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Blaggers: Fun-Da-Mental And Manics Join Backlash - Melody Maker, 17th July 1993

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ARTICLES:1993



Title Blaggers: Fun-Da-Mental And Manics Join Backlash
Publication Melody Maker
Date Saturday 17th July 1993


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MM170793-4.jpg



Manic Street Preachers and Fun-Da-Mental have publicly condemned Blaggers ITA following last week's Maker story detailing how their singer Matty and other members of the band set upon and beat up Maker journalist Dave Simpson two weeks ago. Simpson, who was left with a broken bone beneath his eye and severe haemorrhaging following the unprovoked attack, was still receiving medical attention this week. He has reported the matter to the police who are expected to open investigations.

Fun-Da-Mental have cancelled their planned gig with the Blaggers at Mansfield Town Hall on August 21. A spokeswoman told The Maker on behalf of the band: "Due to the unprovoked attack by Blaggers ITA, which is totally unjustified, we feel we cannot share the same stage with this band. Dave is harmless, two inches tall and four foot wide. If the attack, made by Blaggers personnel, was made on a racist organisation, we would applaud it, but it wasn't. It was a difference of opinion between Dave and Blaggers and the reaction of Matty was deplorable. We, as Fun-Da-Mental, have to justify ourselves and our actions to journalists, media people etc: We as a band, and as human beings, have to put up with aspects of everyday life and we would not, and could not, physically attack people because our opinions differ."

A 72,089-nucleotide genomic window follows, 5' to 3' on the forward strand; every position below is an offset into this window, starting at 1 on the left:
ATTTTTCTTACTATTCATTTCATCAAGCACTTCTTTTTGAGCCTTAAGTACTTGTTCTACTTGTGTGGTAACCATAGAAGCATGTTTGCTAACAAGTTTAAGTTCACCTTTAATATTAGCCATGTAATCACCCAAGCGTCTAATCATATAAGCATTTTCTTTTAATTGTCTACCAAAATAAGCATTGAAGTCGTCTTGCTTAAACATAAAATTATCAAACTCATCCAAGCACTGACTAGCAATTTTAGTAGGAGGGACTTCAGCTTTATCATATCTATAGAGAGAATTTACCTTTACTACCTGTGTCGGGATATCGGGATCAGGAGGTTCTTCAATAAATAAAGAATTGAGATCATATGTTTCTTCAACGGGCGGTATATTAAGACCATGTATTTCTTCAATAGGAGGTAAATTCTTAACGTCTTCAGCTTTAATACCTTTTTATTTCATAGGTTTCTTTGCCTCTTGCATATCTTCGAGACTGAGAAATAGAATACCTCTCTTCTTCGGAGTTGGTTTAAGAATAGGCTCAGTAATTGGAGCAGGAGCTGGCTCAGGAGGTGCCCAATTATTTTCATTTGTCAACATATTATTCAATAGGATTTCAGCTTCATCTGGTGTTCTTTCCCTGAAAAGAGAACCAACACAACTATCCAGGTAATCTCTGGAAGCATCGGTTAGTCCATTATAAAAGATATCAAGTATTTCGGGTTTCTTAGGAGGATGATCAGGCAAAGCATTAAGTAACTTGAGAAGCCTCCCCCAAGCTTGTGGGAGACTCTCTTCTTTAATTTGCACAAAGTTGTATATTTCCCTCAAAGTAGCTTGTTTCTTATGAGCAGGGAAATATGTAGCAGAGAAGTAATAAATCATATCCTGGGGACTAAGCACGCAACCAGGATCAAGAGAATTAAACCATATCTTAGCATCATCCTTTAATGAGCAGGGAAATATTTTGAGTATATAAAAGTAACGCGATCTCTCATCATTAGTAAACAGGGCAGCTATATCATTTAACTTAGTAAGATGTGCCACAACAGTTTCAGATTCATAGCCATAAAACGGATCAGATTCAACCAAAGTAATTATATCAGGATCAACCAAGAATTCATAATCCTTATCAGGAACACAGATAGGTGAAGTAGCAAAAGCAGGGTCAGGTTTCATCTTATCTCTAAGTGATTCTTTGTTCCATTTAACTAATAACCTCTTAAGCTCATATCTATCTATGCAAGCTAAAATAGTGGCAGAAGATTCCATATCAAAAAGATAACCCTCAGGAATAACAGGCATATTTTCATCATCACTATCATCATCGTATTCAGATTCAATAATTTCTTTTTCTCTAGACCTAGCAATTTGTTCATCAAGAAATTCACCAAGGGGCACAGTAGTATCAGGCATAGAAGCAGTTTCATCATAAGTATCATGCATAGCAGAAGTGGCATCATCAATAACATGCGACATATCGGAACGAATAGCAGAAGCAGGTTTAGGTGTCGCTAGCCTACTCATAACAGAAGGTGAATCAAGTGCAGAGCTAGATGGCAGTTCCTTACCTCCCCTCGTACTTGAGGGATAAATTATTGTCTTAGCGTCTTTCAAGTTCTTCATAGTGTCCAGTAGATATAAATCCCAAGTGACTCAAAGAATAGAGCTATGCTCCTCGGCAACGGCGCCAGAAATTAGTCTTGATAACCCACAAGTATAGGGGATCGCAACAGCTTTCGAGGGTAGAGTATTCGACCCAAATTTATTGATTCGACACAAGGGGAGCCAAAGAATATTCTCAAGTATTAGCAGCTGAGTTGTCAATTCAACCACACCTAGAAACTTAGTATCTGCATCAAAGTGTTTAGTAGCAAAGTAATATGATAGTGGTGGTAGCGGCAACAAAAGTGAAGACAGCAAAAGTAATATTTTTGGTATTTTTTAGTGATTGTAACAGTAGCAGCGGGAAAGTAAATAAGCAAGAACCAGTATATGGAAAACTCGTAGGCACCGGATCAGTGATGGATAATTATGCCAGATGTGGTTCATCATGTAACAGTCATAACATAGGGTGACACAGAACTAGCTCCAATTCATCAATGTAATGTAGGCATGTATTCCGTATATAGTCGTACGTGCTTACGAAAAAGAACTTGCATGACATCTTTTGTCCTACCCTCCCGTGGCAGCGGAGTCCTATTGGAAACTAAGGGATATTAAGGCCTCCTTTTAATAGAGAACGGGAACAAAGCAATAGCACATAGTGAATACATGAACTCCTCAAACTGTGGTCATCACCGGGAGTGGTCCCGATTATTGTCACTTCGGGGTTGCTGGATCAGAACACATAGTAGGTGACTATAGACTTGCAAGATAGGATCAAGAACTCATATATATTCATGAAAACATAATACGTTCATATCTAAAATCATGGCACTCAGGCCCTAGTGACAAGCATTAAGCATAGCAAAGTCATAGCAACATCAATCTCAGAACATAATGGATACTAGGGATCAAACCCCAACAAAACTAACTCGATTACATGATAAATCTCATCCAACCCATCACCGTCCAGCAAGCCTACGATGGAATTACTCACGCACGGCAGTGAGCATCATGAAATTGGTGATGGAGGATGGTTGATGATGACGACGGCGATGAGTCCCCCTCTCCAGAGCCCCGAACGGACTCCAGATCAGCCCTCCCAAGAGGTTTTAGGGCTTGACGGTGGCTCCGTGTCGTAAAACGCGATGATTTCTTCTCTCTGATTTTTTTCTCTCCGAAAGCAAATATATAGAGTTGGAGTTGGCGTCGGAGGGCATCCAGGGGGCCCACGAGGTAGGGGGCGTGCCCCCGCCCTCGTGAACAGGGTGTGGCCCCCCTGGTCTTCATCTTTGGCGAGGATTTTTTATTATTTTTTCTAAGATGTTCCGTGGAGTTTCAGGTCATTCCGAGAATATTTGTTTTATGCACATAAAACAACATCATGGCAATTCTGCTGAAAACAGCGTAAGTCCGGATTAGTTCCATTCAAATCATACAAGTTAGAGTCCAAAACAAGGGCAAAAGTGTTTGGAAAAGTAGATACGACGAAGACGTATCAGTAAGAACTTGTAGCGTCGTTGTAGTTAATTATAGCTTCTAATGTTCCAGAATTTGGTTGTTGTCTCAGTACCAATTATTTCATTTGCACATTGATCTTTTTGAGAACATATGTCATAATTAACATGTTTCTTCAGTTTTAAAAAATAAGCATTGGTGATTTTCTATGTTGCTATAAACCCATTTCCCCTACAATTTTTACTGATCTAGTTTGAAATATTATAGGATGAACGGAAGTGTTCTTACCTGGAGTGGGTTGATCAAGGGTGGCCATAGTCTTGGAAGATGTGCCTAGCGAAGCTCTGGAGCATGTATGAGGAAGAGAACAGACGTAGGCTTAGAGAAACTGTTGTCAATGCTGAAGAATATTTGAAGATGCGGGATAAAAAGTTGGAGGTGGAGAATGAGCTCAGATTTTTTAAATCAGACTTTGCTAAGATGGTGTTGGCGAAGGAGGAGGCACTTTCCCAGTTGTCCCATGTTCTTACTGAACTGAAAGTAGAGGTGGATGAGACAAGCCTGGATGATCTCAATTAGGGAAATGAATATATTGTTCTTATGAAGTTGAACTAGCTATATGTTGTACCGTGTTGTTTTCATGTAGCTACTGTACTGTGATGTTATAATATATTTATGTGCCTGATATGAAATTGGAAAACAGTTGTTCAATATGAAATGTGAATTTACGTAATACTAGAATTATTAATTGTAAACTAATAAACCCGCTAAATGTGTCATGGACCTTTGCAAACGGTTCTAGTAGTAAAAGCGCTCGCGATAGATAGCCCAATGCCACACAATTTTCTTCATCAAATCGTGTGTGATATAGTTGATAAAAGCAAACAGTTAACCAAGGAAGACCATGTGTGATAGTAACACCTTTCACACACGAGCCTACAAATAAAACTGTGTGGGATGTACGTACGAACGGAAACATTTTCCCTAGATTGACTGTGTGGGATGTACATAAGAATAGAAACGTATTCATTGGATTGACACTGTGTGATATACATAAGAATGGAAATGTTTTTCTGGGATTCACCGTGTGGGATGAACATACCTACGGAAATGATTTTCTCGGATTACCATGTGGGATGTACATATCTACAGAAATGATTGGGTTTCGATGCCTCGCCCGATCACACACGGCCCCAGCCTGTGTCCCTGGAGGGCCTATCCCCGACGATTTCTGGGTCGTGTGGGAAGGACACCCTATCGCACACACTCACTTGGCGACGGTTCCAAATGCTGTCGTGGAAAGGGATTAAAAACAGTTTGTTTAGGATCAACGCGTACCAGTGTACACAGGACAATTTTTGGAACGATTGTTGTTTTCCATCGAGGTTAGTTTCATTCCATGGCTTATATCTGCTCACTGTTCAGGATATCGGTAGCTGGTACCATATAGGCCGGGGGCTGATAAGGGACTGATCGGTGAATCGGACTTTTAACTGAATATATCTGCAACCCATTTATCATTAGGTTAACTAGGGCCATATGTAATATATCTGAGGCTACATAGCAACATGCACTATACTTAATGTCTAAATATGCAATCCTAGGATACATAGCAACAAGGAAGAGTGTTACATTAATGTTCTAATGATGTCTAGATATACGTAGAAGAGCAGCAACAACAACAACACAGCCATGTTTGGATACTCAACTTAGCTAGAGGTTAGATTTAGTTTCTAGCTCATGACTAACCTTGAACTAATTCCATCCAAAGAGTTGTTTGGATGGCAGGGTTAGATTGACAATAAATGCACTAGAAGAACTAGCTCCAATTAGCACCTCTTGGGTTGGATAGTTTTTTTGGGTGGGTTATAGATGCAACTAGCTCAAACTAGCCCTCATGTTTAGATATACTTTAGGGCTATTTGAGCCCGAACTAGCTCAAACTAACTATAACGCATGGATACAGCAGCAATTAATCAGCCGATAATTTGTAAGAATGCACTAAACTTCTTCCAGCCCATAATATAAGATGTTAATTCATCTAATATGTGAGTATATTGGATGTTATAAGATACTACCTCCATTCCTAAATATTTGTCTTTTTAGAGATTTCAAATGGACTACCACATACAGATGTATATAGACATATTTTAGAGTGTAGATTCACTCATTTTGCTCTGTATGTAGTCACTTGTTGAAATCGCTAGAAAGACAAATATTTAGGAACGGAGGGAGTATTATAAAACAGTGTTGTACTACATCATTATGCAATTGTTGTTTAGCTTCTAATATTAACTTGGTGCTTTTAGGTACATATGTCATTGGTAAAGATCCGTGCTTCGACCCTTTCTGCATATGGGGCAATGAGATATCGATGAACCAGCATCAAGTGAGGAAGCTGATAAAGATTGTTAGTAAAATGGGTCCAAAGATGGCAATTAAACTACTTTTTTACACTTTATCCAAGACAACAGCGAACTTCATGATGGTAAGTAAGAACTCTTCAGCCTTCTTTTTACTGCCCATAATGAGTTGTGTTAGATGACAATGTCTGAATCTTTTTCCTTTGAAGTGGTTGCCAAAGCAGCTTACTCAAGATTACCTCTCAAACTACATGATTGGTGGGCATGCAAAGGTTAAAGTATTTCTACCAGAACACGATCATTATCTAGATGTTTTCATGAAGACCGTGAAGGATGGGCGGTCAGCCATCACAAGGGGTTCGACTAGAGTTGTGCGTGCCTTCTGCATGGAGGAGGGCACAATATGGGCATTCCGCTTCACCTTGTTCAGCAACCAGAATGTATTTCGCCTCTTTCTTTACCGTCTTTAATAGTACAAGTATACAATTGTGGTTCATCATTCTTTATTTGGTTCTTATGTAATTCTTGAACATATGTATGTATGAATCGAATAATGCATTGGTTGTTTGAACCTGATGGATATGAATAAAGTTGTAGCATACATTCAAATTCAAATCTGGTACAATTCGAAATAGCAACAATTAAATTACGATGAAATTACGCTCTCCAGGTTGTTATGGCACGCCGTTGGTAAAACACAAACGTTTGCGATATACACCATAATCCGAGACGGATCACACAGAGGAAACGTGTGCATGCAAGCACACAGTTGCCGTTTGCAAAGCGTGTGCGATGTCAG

Manic Street Preachers, who were headlining the Blaggers/Credit To The Nation show the night of the attack, echoed Fun-Da-Mental's sentiments.

James Dean Bradfield told The Maker: "I just don't believe in bullying, full stop. I don't agree with their means to an end at all. I didn't know the extent of what had happened until the morning after, and I said, 'I disagree with what you do, and I don't believe in bullying.' No matter what they think, this is a different kind of fascism. I've been a connoisseur of violence in my younger days, and I know that if I had indulged in it much more than I did, I would get to enjoy it. I don't think it's a bad thing to admit. I think an intelligent person steps back from something he can potentially enjoy doing. It's that foresight that a group like that needs to learn."

"In the end, this is the worst thing they could have done. It's probably the single biggest mistake they'll ever make.

The Manics' Nicky Wire added: "There's nothing good or brave about violence. It's sad. We use violence with our words, which is the best way. We could get really wound up with reviews that we've had, like that one by Chris Roberts - but at the end of the day it doesn't bother us."

As The Maker went to press, we were contacted by a spokesman for Blaggers ITA's record company, Parlophone. The spokesman read out a carefully worded statement. It read: "While Blaggers ITA can make no specific comment at the moment due to possible legalities, singer Matty would like it known that he strongly disagrees with the events as described in Melody Maker last week and will prepare a statement in response after legal advice."

Manic Street Preachers release a single from their 'Gold Against The Soul' album next week. It's 'La Tristesse Durera' and it's backed by the much talked about 'Patrick Bateman'. Bateman is based on the central character in Brett Easton-Ellis' book 'American Psycho. The single also features two live tracks: 'Slash 'N' Burn' and a version of The Clash's 'What's My Name'.